Carbon Fiber Components Getting Closer?

The potential of carbon fiber components for cars that aren’t necessarily piloted by the likes of Sebastian Vettel or Jenson Button got a major boost yesterday as General Motors and Teijin Ltd. of Japan signed a co-development agreement through which the companies will work toward using Teijin’s carbon fiber reinforced thermoplastic technology, which allows the production of composite components in under a minute.

The potential of carbon fiber components for cars that aren’t necessarily piloted by the likes of Sebastian Vettel or Jenson Button got a major boost yesterday as General Motors and Teijin Ltd. of Japan signed a co-development agreement through which the companies will work toward using Teijin’s carbon fiber reinforced thermoplastic technology, which allows the production of composite components in under a minute.

By contrast, composites made with thermoset resins take significantly longer to produce and has been a major factor in the limited application of the material, despite the fact that it is 10x stronger than ordinary steel and weighs 75% less.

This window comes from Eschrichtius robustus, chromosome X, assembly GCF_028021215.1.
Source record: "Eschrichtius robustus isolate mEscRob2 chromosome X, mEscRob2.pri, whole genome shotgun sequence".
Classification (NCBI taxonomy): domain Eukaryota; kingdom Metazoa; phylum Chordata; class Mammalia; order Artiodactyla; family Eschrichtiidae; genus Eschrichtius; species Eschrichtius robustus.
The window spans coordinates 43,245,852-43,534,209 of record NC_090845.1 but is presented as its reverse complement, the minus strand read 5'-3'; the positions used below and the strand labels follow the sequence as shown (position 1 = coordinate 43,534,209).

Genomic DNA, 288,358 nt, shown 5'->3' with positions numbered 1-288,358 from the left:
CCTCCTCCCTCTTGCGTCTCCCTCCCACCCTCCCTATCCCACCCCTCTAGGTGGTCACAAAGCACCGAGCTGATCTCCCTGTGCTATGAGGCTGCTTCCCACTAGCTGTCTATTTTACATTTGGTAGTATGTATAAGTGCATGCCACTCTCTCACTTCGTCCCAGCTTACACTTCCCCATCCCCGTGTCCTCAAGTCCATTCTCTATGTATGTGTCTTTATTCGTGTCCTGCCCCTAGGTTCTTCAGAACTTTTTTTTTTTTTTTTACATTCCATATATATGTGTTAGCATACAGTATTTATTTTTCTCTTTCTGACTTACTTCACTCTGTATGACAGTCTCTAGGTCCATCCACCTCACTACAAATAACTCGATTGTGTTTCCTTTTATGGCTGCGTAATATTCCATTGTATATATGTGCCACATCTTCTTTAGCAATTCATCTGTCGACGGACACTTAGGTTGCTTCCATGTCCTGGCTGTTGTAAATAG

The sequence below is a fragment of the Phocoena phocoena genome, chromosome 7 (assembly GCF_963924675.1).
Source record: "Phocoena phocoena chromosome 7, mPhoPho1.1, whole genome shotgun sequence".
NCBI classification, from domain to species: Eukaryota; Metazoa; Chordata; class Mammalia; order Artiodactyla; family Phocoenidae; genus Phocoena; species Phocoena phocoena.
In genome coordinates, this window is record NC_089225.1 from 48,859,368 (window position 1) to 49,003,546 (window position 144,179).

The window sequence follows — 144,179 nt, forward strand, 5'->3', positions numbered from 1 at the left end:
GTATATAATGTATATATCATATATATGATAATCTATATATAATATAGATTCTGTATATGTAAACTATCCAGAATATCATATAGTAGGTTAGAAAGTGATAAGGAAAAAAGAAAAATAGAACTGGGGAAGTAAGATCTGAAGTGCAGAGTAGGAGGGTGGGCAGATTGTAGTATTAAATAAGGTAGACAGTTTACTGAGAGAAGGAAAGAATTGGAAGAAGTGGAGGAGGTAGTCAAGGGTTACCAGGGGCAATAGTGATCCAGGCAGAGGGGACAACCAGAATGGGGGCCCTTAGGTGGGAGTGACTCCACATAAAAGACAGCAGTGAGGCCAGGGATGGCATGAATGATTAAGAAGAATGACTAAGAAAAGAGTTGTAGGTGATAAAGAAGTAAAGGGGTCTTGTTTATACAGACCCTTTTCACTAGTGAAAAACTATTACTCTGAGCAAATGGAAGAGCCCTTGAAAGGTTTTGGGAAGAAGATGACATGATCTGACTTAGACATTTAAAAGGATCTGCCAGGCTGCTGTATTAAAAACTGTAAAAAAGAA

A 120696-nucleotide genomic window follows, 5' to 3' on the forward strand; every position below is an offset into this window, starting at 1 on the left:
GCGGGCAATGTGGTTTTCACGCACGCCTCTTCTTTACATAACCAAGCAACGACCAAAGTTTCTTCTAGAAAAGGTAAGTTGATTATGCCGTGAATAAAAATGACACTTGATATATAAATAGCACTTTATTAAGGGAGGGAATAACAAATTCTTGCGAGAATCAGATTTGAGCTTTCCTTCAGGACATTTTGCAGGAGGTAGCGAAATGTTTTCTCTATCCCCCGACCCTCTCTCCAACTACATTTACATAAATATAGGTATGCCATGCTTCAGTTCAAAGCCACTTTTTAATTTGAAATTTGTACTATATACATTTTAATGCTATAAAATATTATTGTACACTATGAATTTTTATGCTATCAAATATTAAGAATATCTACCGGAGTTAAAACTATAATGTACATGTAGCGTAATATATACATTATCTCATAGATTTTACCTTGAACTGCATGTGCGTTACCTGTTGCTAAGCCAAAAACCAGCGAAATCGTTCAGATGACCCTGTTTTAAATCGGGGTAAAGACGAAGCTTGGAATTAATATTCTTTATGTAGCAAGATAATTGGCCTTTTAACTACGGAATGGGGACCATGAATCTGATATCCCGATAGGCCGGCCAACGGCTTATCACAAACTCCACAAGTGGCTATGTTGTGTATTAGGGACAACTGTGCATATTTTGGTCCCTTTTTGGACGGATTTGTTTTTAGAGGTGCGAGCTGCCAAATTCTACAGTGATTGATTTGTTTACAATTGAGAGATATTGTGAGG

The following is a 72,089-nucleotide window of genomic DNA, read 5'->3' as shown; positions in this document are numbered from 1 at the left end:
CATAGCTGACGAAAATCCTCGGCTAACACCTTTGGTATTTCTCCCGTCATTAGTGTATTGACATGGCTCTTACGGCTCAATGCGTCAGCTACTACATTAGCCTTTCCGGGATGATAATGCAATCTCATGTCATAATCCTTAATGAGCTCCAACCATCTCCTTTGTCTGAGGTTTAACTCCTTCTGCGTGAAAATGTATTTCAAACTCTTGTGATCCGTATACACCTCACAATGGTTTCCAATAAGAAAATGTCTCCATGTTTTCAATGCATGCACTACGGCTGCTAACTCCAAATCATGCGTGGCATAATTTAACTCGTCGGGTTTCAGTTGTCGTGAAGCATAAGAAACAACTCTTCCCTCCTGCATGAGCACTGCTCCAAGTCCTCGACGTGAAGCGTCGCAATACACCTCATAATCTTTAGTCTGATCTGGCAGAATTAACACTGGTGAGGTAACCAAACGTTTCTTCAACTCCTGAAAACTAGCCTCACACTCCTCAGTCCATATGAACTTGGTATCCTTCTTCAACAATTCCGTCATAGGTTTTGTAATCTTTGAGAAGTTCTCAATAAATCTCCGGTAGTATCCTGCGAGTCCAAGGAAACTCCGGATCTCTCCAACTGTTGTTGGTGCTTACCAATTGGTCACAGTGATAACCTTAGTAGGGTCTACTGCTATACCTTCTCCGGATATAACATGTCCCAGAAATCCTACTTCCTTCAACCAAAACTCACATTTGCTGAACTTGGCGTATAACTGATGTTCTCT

e

Shown here is a development from Teijin and the Tokyo Institute of Technology, a highly conductive carbon nanofiber (CNF) with what’s claimed as the world’s first elliptical cross-section consisting of graphite layers oriented in a single direction. The fiber is 20 micrometers long, which is 10x conventional CNF. The material has application in battery components, including lithium-ion batteries for electric vehicles. While this is not in line with the GM-Teijin announcement regarding the carbon fiber reinforced thermoplastic process, it goes to show that Teijin is undoubtedly a good partner in this advanced technology materials space.

About the agreement, Steve Girsky, GM vice chairman, stated, “Our relationship with Teijin provides the opportunity to revolutionize the way carbon fiber is used in the automotive industry. This technology holds the potential to be an industry game changer and demonstrates GM’s long-standing commitment to innovation.”

As the auto industry gets closer to the 2016 CAFE standard calling for 37.8 mpg for cars and 34.1 mpg for light trucks and a combined 34.1 mpg, it is going to need a game changer in addition to powertrain modifications and changes.

Composites just may be it.